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Matt Olson thriving for Braves after one of ‘lower points’ of career

The Atlanta Braves first baseman lead the majors in OPS and home runs since Sept. 30

MLB: Philadelphia Phillies at Atlanta Braves
Over his last six regular season games and first two of this postseason, Matt Olson is 11-for-29 with five homers, a double and 11 RBI.
Brett Davis-USA TODAY Sports

While the rain fell on Truist Park, leading to a three-hour delay in Wednesday’s Game 2 of the National League Championship Series with the Philadelphia Phillies’ Matt Olson wasn’t wrapped up in the pressure of his Atlanta Braves trying to avoid an 0-2 hole.

He had other concerns, like trying to tweak his fantasy football roster.

“There was a lot of negotiations going on,” Olson said. “Myself being the GM, I decided I needed to make a move. I don’t know if I want to name the players. I don’t want to get roasted for it if it turns out bad, but I felt like it was the right move, the right time.”

Olson himself has been making the right moves at the right time. Since Sept. 30, a stretch that includes the final regular-season games and the first two of this postseason, there’s been no more productive hitter in baseball. Olson is 11-for-29 (.379) with five homers, a double and 11 RBI in that span. He first in home runs, first in OPS and third in average behind the New York Mets’ Brandon Nimmo (.438) and the Cleveland Guardians’ Jose Ramirez (.382).

It’s a turnaround that couldn’t have been more crucial with Olson in the midst of the worst stretch of his seven MLB seasons.

With six regular-season games remaining, Olson had the majors’ worst average (.151) and OPS (.532) among player with at least 99 plate appearances, and his 48 wRC+ was tracking toward the lowest of any full month of his career.

The Mets were looming in a pivotal series that was to decide the NL East, and the postseason was days away for a team that had designs on defending its world championship. Olson, acquired via trade and signed to — what was, at the time the richest deal in franchise — an eight-year, $168 million deal was a key cog in the lineup they needed to get going.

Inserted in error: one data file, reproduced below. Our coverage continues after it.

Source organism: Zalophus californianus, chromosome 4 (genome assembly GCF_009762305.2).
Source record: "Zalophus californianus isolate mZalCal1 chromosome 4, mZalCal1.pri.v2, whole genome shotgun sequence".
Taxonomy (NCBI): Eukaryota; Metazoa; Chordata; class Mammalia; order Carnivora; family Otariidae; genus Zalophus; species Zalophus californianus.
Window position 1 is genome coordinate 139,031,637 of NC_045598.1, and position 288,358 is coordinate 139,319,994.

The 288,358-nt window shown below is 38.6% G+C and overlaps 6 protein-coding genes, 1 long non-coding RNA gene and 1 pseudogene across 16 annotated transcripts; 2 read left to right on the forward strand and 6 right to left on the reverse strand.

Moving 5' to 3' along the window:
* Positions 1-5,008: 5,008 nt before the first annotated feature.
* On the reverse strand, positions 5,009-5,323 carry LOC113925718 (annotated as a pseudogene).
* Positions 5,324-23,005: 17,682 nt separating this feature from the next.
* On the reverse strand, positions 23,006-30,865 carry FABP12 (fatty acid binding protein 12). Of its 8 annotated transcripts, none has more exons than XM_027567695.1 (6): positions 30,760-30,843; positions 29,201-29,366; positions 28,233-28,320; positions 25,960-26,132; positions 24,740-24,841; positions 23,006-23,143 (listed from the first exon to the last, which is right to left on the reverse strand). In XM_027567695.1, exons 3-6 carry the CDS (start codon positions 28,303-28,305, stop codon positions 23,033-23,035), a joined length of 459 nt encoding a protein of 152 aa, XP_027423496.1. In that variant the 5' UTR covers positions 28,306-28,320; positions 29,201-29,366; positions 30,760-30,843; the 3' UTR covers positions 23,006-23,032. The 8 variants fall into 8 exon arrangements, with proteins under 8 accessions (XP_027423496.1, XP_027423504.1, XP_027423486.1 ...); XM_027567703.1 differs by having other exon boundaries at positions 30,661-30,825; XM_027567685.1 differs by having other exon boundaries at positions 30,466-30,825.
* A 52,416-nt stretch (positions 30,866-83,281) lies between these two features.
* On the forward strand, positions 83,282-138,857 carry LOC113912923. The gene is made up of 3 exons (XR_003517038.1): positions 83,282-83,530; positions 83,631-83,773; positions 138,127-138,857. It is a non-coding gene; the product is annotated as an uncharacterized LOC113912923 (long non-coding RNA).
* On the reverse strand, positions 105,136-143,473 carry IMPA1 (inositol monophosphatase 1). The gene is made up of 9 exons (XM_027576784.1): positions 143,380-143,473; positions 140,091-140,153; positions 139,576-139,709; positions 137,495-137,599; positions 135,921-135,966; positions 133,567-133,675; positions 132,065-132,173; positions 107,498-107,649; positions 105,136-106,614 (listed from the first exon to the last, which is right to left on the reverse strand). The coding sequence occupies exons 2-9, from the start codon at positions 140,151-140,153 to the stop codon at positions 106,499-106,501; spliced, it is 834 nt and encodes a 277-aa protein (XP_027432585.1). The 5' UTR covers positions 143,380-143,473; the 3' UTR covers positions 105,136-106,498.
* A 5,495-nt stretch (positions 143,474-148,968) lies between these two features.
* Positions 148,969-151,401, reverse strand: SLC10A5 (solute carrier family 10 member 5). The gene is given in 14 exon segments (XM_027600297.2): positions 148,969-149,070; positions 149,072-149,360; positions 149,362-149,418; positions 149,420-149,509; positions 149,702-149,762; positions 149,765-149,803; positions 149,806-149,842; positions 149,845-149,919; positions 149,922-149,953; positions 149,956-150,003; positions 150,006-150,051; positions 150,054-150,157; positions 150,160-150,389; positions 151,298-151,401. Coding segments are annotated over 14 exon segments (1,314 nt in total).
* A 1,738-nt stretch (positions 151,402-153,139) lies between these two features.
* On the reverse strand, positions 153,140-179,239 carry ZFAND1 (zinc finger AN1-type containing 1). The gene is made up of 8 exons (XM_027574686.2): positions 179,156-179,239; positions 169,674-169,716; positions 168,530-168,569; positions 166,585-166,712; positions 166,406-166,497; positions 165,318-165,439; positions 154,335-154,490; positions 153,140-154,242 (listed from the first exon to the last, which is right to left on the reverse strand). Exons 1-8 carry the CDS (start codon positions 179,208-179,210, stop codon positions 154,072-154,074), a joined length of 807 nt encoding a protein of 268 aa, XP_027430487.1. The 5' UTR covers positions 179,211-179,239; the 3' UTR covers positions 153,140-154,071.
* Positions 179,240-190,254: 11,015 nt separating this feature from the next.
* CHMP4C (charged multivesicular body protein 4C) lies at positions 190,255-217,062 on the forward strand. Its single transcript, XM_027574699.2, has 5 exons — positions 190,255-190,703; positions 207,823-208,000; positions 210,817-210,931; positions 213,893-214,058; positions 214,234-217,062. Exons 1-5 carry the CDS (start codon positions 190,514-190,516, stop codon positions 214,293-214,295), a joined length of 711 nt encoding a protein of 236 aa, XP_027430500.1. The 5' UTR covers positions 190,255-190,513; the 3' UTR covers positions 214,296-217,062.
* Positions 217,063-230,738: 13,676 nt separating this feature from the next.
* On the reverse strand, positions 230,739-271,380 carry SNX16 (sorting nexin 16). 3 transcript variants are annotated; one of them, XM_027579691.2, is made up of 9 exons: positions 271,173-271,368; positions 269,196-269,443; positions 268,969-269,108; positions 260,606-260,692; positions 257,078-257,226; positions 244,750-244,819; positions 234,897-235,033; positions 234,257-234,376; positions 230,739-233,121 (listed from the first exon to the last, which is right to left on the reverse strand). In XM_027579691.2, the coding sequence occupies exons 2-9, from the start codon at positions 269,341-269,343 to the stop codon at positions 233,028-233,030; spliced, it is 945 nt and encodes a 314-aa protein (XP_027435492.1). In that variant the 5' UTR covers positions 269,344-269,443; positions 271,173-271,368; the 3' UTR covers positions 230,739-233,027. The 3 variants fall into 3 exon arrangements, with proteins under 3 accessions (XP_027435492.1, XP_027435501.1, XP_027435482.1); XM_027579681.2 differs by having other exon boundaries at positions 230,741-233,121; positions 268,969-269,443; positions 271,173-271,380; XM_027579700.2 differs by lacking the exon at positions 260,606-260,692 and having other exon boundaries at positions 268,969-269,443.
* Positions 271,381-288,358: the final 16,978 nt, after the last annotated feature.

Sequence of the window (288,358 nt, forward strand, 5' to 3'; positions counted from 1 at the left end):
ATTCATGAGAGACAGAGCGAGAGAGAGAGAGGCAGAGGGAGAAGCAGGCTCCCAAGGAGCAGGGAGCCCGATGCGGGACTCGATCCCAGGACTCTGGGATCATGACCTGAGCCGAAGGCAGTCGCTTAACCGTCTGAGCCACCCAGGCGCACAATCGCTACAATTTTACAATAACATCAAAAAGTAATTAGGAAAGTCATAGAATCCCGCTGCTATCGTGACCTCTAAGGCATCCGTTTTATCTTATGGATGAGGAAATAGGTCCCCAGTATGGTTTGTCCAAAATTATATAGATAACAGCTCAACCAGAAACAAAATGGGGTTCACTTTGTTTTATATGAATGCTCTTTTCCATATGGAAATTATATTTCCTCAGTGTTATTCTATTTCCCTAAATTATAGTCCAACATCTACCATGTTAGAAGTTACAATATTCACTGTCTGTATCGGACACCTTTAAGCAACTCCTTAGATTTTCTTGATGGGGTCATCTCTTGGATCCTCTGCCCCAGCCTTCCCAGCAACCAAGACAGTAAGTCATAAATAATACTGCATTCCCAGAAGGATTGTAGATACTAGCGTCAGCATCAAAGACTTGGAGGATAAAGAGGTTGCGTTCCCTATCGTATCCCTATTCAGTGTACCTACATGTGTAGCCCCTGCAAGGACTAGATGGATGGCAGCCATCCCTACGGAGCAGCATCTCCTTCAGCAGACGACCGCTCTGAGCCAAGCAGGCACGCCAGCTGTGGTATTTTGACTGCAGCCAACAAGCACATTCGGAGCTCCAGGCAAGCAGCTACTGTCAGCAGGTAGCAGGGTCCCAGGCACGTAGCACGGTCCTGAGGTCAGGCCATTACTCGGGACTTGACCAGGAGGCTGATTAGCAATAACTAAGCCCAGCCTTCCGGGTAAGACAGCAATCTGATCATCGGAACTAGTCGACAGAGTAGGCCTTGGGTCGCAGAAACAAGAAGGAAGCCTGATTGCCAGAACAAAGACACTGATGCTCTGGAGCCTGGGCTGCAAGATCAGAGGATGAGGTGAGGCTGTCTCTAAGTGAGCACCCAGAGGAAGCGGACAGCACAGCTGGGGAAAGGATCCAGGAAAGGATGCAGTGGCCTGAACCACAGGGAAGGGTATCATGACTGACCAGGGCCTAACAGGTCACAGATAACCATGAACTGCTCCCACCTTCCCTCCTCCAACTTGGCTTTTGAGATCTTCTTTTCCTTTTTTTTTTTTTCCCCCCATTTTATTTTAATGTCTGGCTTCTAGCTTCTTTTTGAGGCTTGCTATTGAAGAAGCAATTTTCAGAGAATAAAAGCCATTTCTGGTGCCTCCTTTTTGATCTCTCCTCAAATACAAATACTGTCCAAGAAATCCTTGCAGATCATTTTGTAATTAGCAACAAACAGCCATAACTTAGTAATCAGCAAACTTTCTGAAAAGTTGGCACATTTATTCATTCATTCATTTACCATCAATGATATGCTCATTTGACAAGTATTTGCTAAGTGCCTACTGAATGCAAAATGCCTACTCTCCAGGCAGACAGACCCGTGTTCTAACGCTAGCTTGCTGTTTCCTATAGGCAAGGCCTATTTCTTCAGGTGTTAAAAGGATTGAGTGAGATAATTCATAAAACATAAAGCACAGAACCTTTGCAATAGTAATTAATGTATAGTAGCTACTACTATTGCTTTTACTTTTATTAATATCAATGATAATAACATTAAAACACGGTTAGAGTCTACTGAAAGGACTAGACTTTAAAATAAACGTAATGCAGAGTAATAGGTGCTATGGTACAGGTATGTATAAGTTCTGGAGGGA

“It was probably one of the lower points of my baseball career, performance-wise,” Olson said. “But at the end of the day you’ve got to be able to ride out the ups and downs the same. Try to be the same guy every day.”

That was what that stood out to teammates, that Olson didn’t allow what wasn’t happening at the plate to affect him.

“I think something that wasn’t seen necessarily was when he was going through that lull he was the same person every day,” said catcher Travis d’Arnaud. “(Olson) treated us all the same, and laughed around, joked around. Still made fun of everybody, even though in his mind he wasn’t playing good baseball.”

When it comes to Olson, things are still magnified and examined through a different lens. It’s of fault or his own but following former MVP and franchise icon Freddie Freeman comes with pressure and expectations. Freeman may have had to fight through tears and the emotions of dealing with a rocky breakup when he made his return to Atlanta in June, but when he and the Los Angeles Dodgers left town, that was an awkward reunion he could put behind him.

Imagine being the new guy in that relationship and seeing the love affair from both sides. Whether Olson left it affect him or not, it was in plain view. No one should be asking Olson to be Freeman, but Olson is still tasked with establishing the position as own for the next near-decade and doing so while a franchise icon is in another uniform.

It’s a tough situation, and through that, and through the struggles of September, manager Brian Snitker watched Olson’s demeanor and approach stay consistent.

“What I saw through him all year and everything, all the new experiences I think that were presented to him from the day he got here, and he just kept working late in the year,” Snitker said. “And it happens. You don’t know when, but these guys are going to have to fight through adversities and he did. He stayed within himself and continued to work and he wanted to keep playing. When those guys do that, usually if they handle it, there’s something really good on the other end of it.”

The Braves are reveling in that now.

Olson homered off Max Scherzer, Jacob deGrom and Seth Lug on consecutive days in the sweep of the Mets that keyed Atlanta’s fifth straight division title, part of a six-game stretch in which he went 8-for-23 with four homers, a double and seven RBI in winning the final NL Player of the Week honors.

He’s stayed hot in the postseason, hitting a three-run home run off the Phillies’ Zach Eflin in the ninth inning of the 7-6 loss in Game 1, then got the Braves on the scoreboard with an RBI single on a hard-hit ball that got past the glove of first baseman Rhys Hoskins in the sixth inning of the 3-0 win in Game 2.

Olson is 3-for-6 with four RBI and three walks and is poised to do even more damage as the series heads to Citizens Bank Park for Games 3 and 4. He has a .927 OPS in the home of the Phillies, with four home runs and three doubles.

“It’s good,” Olson said of his tear. “Everything now is about getting the team win. But it’s always nice to have those moments.”

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